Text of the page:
How did it get to be November?
Most the leaves are off the trees. It is now dark by 5 o’clock.
Before you know it, the snow will be here. There, I said it – but don’t blame me when it gets here.
The garden season is coming to an end, but here are a few more fall garden chores to tackle before packing up the garden gear.
1. Clean up containers: It is best to remove the annuals, including root balls, in the fall so that any disease or pest problem that you might have had isn’t overwintering and becoming a problem for your new plants next year.
If you compost, you can be cutting up your disease-free annuals and adding to your compost bin. You can also throw the potting soil into garden or composter.
It is a good time to clean you pots as well with a cloth or soft brush and soapy water to kill any pests or diseases that might be present.
2. Shovels, rakes, hoes and garden forks: The first step in cleaning up your shovels, rakes, hoes and garden forks is to wash off all of the dirt remaining on the tools with the garden hose or a bucket of water.
If there is still some dirt remaining after rinsing them off, you may need to use a stiff bristle brush to give it a more thorough scrubbing.
The second step is to take this opportunity to sharpen up the shovels and hoes. It really isn’t that difficult to do it yourself.
You can use either a file, a wet stone or a sharpening tool like the ones used to sharpen pruners to put a good edge on shovels or hoes which will mean not having to work as hard in the spring.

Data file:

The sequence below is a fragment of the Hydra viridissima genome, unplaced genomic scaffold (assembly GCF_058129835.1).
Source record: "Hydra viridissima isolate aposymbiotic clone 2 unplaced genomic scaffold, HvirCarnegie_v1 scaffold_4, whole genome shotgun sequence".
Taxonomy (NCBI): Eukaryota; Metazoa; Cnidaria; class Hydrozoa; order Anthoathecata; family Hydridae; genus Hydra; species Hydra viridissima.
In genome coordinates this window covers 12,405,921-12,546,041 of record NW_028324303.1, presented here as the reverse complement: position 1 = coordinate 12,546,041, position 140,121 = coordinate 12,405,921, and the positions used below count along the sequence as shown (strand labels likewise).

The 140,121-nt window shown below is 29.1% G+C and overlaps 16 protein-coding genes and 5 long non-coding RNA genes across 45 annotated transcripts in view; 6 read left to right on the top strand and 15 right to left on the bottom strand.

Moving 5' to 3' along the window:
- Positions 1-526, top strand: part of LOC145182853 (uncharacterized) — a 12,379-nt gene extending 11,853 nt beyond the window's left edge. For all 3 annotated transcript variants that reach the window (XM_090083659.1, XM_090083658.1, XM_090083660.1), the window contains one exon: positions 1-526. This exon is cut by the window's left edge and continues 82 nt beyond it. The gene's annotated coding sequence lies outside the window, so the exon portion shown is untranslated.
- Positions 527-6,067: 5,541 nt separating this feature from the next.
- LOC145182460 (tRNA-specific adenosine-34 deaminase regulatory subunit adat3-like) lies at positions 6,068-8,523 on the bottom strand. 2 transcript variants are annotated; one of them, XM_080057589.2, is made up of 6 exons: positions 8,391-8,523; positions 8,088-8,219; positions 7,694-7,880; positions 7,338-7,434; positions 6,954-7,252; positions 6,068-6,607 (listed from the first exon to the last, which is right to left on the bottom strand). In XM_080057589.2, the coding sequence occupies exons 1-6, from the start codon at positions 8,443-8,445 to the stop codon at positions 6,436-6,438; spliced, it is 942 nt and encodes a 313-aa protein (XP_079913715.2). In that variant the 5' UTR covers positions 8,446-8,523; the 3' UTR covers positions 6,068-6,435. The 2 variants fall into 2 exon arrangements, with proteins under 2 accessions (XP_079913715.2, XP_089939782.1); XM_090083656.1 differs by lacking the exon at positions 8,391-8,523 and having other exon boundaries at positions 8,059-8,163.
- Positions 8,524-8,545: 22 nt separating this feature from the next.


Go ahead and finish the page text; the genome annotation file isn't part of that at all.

If your shovels, rakes or hoes are starting to get some rust on them, there is a simple way to eliminate the rust by using something that you probably already have in the house.
Place your tool in something like a five-gallon pail or tote and cover the metal part with white or cleaning vinegar.
Soak the tool in the vinegar for 12 to 24 hours depending on how rusty the tool is. You will see that some of the rust will soak right off.
Remove the tool and use a stiff bristled brush or a piece of steel wool to remove the remaining rust.
Once cleaned up you can rub some three-in-one all-purpose oil on the metal and leave it on there throughout the winter.
To keep the tools from rusting over winter, you can also take a large pot or pail and fill it with sand.
Add about one to two cups of vegetable oil to the sand and mix them together.
You then insert the shovel, rake or hoe into the sand/oil mixture, which will coat the metal part of the tools.
Pull the tools out of the sand and leave this mixture on the tools over winter and it will stop rust from forming.
If the wooden handles are feeling rough, causing blistered hands, take a piece of sandpaper and rub it up and down the handle (with the wood grain) several times to smooth it out.
To help the wood from drying out over the years, you can also put some linseed oil on a cloth and rub into the handle.
3. Pruning tools: When it comes to getting your secateurs, shears and loppers ready to be stored, make sure that you wash off any soil that may be remaining on them.
To clean up the blades, use some steel wool (or an S.O.S. pad) to remove any sap or rough spots.
If the blades have become rusty over time, follow the procedure above by soaking the blades in vinegar.
Once most of the rust has come off, use a piece of steel wool, scrub back and forth and the rest of the rust should come right off.
I have also heard that Scrubbing Bubbles toilet cleaner works well for removing rust.
Why not take the time to sharpen up the blades before putting them away for the season.
For bypass pruners, where the two blades bypass each other, the blades are always beveled on the outer facing edge.
Always sharpen the beveled edge and never the flat, inward facing edge.
Once the blades are sharpened, use machine oil (three-in-one oil) and put some oil in all the working parts of the pruners (spring, bolts, screws, etc.). Your pruners are now ready to be stored for winter.
The last thing to remember before storing all your garden gear is to set out that winter shovel hidden in the back corner of the shed.
I think we are going to need them this winter. Again, don’t blame the messenger.
Joanne Young is a Niagara-on-the-Lake garden expert and coach. See her website at joanneyoung.ca.